The profitable world of previously-owned is not just for Mercedes anymore. Consider the emerging retail reality: Empty storefronts on Main Street, shuttered malls, bankrupt chains. Could it be that consumers have lost interest in the acquisition of new stuff? That a consumer economy has, yes, morphed into the long-foretold experience economy? That LVMH’s decision to enter the luxury cruise market is simply one further storm cloud serving as the forerunner of the retail tsunami on the horizon?
My 19-year-old daughter’s absolute favorite shopping experience wherever we go – Paris, London, Dublin, Peoria, Savannah and, of course, Manhattan, is evidenced by her predictable plea to go “thrifting.” I have come to understand that in the precious and overly-curated chains which should be her go-to brands, she finds boring predictability, bored sales staff and uninspired merchandise. Yet, the goal of a great shopping experience is straightforward: Discovery in the pursuit and Lucky in the acquisition. And not lucky because the merchandise is perennially marked 40 percent off.
The Great Narrative
Thrift stores embody that seductive discovery journey and self-discovery. Touching blouses that evoke a different place in time enhances the experience with an almost folkloric quality imagining the woman who wore this blouse in the imagined world in which she protested the Vietnam War and sung songs of protest along with other college juniors who worked hard to sound like Joan Baez. Or the jeans from an era in which they might well have been worn to that Queen concert. Or the tee-shirt obviously used and abused at a first-generation Jingle Ball. There is a thrill in the imagined, the evoked, the what-if of stuff with backstories enhanced by its prior lives.
This notion of thrifting is not limited to the world of $10 a bag. The larger strategy of monetizing the second and perhaps third lives of products is illustrated by the success of companies specializing in buying your no-longer-wanted fine jewelry. Once viewed as upscale pawn shops, they are now seen as charming boutiques providing a sophisticated and confidential service. Rent the Runway is another path to the time-sharing of designer merchandise. Poshmark.com at the lower end and TheRealReal.com for the upscale provide equivalent own-it-until-you’re-bored-by-it service. Do you think this is simply a dotcom play? Not so much. Consider the L Train and Vintage Twin. Both retail shops with a previously-owned panache, but no frisson of helping the homeless with each purchase. No these are for-profit endeavors, for sure. All these approaches allow us to own the brand tropes we care to use as personality badges; and then shed them when they no longer reflect our new image of ourselves.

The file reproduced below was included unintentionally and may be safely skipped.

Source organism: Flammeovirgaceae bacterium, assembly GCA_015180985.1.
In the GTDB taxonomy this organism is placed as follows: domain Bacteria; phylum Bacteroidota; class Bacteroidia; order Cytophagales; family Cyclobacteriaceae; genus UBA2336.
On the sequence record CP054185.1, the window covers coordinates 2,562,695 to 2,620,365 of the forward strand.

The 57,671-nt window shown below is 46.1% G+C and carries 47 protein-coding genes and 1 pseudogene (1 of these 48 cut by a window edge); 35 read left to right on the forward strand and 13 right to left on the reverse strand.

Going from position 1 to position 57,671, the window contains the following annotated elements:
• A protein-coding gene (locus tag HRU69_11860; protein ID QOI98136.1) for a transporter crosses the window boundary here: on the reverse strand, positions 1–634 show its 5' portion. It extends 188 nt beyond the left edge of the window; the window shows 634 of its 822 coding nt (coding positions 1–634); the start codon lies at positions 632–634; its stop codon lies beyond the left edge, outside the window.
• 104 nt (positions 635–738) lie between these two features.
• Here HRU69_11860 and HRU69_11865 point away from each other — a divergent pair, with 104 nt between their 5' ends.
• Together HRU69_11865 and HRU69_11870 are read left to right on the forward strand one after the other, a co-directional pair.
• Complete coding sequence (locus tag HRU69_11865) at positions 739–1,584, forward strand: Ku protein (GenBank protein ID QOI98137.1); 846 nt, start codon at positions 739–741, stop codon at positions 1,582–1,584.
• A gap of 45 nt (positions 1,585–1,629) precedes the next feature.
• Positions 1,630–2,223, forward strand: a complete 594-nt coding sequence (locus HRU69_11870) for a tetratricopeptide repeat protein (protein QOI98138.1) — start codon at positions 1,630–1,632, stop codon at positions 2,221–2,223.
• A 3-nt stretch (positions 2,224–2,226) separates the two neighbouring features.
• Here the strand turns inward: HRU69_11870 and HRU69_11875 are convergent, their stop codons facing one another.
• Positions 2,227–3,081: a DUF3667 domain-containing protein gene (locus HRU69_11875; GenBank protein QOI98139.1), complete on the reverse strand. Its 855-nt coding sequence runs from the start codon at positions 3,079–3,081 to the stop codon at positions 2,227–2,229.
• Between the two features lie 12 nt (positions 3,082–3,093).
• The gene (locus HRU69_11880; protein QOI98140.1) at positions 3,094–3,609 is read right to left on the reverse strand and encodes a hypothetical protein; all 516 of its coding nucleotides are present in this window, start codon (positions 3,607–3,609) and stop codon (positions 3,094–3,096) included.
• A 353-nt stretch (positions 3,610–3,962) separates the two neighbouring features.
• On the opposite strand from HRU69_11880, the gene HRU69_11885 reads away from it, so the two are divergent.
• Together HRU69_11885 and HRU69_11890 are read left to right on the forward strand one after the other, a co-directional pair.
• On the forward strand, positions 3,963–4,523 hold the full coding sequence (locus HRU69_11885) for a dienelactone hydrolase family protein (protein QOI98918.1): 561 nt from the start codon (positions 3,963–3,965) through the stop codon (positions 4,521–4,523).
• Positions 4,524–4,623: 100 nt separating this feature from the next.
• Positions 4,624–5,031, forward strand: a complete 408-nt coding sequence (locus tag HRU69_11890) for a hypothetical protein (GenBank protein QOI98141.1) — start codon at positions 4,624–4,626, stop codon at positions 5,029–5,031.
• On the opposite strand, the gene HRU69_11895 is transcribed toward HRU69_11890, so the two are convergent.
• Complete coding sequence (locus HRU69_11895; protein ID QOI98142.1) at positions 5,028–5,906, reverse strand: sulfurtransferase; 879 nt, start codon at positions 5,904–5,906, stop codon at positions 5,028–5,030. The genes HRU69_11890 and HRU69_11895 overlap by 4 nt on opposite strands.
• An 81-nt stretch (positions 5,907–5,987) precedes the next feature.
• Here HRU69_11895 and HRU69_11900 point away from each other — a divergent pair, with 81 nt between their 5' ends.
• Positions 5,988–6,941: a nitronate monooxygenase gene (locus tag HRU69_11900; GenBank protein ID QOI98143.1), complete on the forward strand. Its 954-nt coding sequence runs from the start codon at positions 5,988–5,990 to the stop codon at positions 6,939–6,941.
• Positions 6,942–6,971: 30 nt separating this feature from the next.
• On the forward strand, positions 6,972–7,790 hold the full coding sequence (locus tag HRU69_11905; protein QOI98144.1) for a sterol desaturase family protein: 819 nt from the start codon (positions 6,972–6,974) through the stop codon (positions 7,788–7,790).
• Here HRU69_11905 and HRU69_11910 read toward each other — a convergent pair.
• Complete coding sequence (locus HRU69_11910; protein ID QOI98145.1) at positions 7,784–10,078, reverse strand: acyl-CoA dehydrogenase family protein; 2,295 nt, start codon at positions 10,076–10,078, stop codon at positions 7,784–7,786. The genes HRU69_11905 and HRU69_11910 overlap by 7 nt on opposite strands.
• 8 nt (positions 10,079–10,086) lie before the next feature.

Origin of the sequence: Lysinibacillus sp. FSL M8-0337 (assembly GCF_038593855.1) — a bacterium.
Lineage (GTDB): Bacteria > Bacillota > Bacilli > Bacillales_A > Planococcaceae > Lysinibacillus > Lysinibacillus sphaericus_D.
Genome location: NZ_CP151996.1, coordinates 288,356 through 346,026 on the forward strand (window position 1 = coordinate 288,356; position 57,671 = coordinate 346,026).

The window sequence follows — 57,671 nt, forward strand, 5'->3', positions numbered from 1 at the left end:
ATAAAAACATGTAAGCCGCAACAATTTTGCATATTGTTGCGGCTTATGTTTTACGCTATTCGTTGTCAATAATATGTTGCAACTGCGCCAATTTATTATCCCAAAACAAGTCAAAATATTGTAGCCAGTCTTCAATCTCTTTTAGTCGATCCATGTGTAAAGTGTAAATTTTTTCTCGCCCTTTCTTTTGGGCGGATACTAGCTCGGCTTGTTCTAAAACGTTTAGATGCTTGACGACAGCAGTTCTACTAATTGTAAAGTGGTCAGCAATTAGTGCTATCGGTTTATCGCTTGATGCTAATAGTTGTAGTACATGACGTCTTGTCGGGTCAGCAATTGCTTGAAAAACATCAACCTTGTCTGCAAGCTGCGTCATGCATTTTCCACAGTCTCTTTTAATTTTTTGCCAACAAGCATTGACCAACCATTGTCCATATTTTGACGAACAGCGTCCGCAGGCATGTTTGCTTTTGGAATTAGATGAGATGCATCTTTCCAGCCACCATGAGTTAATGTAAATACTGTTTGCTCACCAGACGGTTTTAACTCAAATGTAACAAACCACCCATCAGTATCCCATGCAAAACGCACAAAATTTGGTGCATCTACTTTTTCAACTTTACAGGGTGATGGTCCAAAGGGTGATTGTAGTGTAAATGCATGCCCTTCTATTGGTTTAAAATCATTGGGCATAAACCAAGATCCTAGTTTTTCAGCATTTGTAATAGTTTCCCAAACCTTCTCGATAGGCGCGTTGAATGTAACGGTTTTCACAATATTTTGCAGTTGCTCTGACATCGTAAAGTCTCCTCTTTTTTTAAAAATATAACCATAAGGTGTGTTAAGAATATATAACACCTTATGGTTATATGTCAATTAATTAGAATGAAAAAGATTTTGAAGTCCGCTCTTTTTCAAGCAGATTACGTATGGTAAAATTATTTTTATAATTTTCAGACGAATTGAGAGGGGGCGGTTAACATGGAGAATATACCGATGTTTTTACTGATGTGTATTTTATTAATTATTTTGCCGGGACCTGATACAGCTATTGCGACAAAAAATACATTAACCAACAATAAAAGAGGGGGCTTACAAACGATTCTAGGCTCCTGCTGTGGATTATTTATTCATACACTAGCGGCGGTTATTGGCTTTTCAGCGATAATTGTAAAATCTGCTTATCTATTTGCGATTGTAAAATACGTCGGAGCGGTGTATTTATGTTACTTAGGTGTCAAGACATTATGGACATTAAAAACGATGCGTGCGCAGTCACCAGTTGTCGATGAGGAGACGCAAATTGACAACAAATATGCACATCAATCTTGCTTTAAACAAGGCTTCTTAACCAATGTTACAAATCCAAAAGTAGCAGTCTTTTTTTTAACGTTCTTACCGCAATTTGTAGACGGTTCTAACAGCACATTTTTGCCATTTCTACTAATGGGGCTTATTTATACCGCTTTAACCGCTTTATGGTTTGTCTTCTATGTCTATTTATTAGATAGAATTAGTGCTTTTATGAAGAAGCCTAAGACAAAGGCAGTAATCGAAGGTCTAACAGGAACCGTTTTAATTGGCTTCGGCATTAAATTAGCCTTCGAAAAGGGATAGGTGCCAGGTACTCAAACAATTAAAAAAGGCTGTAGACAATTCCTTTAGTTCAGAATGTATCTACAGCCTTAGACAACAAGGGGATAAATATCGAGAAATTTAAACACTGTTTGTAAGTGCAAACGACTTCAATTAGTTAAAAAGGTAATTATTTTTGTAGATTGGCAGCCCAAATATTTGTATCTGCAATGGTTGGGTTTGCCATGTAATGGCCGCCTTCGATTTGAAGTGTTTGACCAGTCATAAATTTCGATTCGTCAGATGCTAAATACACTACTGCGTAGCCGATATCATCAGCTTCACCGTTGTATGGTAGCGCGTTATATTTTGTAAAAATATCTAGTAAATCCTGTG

This approach isn’t a retail panacea for all products. The type of brands that don’t work in this model, that have no resale value are the fast-fashion knock-offs and cheap-at-twice-the-price offerings of big box stores, down-market chains and online behemoths. These brands are nearly unbranded, except by price point. In the world of $28 jeans, who cares who made them or how long they’ll last?
Goodwill stores, Housing Works and many churches’ “Second Time Around” fundraisers have served an equivalent role for large-scale items. Ready to redecorate the dining room? Call for removal by one or another non-profit and they’ll hand you a tax-deduction in exchange for that embarrassing sofa from your first marriage and the tea cart you inherited from a great aunt.
In short, in every case, except automotive and housing, the management of the secondary market has been left to interlopers. New entities emerge, whether to buy and resell your grandmother’s ring, or buy and resell that Louis Vuitton emblazoned tote you’re too embarrassed to carry any more or to accept the tax-deductible donation that fold-out sofa that doesn’t quite fold out anymore.